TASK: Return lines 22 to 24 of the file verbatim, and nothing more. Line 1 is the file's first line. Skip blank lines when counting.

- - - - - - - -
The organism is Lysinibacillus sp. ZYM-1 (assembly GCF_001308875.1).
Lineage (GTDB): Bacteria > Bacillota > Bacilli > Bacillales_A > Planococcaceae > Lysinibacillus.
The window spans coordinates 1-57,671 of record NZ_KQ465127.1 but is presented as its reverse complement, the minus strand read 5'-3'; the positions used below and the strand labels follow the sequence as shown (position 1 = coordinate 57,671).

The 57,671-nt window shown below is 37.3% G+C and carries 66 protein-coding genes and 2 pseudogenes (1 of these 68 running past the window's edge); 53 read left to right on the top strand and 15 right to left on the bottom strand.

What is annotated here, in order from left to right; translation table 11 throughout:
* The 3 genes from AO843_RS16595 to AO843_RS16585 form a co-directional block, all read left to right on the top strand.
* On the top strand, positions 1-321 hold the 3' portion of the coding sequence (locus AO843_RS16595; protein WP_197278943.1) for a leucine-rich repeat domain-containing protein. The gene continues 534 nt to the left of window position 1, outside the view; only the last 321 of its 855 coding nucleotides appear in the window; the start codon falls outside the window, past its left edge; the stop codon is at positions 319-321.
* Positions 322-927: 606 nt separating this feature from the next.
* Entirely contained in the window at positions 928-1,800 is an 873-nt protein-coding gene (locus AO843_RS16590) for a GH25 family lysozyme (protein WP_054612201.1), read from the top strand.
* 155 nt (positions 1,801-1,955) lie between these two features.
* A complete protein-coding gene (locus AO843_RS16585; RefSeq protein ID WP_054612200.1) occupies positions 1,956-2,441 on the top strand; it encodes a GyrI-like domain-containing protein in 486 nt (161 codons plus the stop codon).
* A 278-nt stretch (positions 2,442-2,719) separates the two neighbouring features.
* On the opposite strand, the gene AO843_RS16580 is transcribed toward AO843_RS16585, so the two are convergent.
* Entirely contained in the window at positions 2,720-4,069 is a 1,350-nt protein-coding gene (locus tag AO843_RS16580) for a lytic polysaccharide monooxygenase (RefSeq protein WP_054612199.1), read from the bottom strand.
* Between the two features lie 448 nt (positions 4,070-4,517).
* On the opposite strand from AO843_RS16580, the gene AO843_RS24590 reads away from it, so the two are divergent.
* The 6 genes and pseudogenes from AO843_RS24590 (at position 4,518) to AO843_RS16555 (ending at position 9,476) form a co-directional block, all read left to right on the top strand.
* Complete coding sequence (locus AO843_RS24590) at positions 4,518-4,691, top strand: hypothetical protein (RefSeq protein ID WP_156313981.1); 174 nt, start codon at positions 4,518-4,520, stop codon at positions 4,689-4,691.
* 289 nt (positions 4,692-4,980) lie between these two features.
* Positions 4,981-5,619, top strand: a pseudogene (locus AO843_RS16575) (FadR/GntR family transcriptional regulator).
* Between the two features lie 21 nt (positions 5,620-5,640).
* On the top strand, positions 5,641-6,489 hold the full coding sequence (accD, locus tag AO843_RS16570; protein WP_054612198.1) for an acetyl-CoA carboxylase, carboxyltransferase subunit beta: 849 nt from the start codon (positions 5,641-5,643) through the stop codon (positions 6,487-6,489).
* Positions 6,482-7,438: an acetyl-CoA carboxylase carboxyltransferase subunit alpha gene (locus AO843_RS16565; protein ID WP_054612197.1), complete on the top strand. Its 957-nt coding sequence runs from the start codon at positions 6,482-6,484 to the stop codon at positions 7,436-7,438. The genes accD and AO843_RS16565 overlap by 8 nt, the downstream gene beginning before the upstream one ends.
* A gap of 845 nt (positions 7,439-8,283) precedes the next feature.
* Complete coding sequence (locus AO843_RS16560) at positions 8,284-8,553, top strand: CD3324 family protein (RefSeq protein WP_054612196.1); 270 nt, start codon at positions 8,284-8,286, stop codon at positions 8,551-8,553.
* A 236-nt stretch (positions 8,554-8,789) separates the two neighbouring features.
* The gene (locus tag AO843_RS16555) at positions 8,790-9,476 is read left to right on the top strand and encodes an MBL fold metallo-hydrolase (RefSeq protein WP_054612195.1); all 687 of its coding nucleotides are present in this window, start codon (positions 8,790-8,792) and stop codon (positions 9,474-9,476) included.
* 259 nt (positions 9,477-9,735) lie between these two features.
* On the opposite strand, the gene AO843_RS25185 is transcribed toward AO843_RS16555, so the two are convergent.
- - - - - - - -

* On the top strand, positions 5,641-6,489 hold the full coding sequence (accD, locus tag AO843_RS16570; protein WP_054612198.1) for an acetyl-CoA carboxylase, carboxyltransferase subunit beta: 849 nt from the start codon (positions 5,641-5,643) through the stop codon (positions 6,487-6,489).
* Positions 6,482-7,438: an acetyl-CoA carboxylase carboxyltransferase subunit alpha gene (locus AO843_RS16565; protein ID WP_054612197.1), complete on the top strand. Its 957-nt coding sequence runs from the start codon at positions 6,482-6,484 to the stop codon at positions 7,436-7,438. The genes accD and AO843_RS16565 overlap by 8 nt, the downstream gene beginning before the upstream one ends.
* A gap of 845 nt (positions 7,439-8,283) precedes the next feature.